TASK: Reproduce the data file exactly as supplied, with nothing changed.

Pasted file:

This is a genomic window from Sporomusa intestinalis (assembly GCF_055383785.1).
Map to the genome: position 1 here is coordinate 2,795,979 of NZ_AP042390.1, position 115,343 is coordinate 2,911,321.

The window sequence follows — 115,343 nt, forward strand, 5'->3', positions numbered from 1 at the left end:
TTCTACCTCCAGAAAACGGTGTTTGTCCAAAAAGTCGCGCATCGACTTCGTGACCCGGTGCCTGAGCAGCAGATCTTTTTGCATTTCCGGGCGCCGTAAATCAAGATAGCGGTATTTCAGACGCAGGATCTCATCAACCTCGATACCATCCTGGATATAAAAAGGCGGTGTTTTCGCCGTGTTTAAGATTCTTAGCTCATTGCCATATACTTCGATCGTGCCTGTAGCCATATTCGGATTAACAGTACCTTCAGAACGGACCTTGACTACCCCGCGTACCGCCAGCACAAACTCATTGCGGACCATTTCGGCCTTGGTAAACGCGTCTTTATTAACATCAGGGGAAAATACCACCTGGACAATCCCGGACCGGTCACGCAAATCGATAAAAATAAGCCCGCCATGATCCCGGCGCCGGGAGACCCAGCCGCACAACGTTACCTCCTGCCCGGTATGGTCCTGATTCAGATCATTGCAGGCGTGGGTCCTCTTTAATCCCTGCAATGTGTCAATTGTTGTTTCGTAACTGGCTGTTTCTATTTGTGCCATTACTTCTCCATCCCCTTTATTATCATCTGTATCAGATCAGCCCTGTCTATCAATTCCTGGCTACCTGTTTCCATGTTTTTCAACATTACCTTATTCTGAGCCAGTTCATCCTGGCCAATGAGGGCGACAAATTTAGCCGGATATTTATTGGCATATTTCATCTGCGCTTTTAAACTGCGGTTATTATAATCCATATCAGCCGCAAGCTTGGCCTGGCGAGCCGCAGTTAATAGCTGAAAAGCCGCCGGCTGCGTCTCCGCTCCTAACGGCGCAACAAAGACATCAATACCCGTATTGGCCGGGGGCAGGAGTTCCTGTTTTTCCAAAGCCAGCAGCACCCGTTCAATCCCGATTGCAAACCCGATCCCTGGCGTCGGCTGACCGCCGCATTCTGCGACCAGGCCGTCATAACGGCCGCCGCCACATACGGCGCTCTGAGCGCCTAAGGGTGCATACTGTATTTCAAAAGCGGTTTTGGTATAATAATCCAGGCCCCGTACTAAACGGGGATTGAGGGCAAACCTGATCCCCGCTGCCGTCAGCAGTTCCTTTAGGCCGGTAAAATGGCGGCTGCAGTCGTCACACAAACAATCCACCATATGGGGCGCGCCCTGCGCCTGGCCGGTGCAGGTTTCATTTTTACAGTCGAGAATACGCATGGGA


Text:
This is a genomic window from Sporomusa intestinalis (assembly GCF_055383785.1).
Map to the genome: position 1 here is coordinate 2,795,979 of NZ_AP042390.1, position 115,343 is coordinate 2,911,321.

The window sequence follows — 115,343 nt, forward strand, 5'->3', positions numbered from 1 at the left end:
TTCTACCTCCAGAAAACGGTGTTTGTCCAAAAAGTCGCGCATCGACTTCGTGACCCGGTGCCTGAGCAGCAGATCTTTTTGCATTTCCGGGCGCCGTAAATCAAGATAGCGGTATTTCAGACGCAGGATCTCATCAACCTCGATACCATCCTGGATATAAAAAGGCGGTGTTTTCGCCGTGTTTAAGATTCTTAGCTCATTGCCATATACTTCGATCGTGCCTGTAGCCATATTCGGATTAACAGTACCTTCAGAACGGACCTTGACTACCCCGCGTACCGCCAGCACAAACTCATTGCGGACCATTTCGGCCTTGGTAAACGCGTCTTTATTAACATCAGGGGAAAATACCACCTGGACAATCCCGGACCGGTCACGCAAATCGATAAAAATAAGCCCGCCATGATCCCGGCGCCGGGAGACCCAGCCGCACAACGTTACCTCCTGCCCGGTATGGTCCTGATTCAGATCATTGCAGGCGTGGGTCCTCTTTAATCCCTGCAATGTGTCAATTGTTGTTTCGTAACTGGCTGTTTCTATTTGTGCCATTACTTCTCCATCCCCTTTATTATCATCTGTATCAGATCAGCCCTGTCTATCAATTCCTGGCTACCTGTTTCCATGTTTTTCAACATTACCTTATTCTGAGCCAGTTCATCCTGGCCAATGAGGGCGACAAATTTAGCCGGATATTTATTGGCATATTTCATCTGCGCTTTTAAACTGCGGTTATTATAATCCATATCAGCCGCAAGCTTGGCCTGGCGAGCCGCAGTTAATAGCTGAAAAGCCGCCGGCTGCGTCTCCGCTCCTAACGGCGCAACAAAGACATCAATACCCGTATTGGCCGGGGGCAGGAGTTCCTGTTTTTCCAAAGCCAGCAGCACCCGTTCAATCCCGATTGCAAACCCGATCCCTGGCGTCGGCTGACCGCCGCATTCTGCGACCAGGCCGTCATAACGGCCGCCGCCACATACGGCGCTCTGAGCGCCTAAGGGTGCATACTGTATTTCAAAAGCGGTTTTGGTATAATAATCCAGGCCCCGTACTAAACGGGGATTGAGGGCAAACCTGATCCCCGCTGCCGTCAGCAGTTCCTTTAGGCCGGTAAAATGGCGGCTGCAGTCGTCACACAAACAATCCACCATATGGGGCGCGCCCTGCGCCTGGCCGGTGCAGGTTTCATTTTTACAGTCGAGAATACGCATGGGA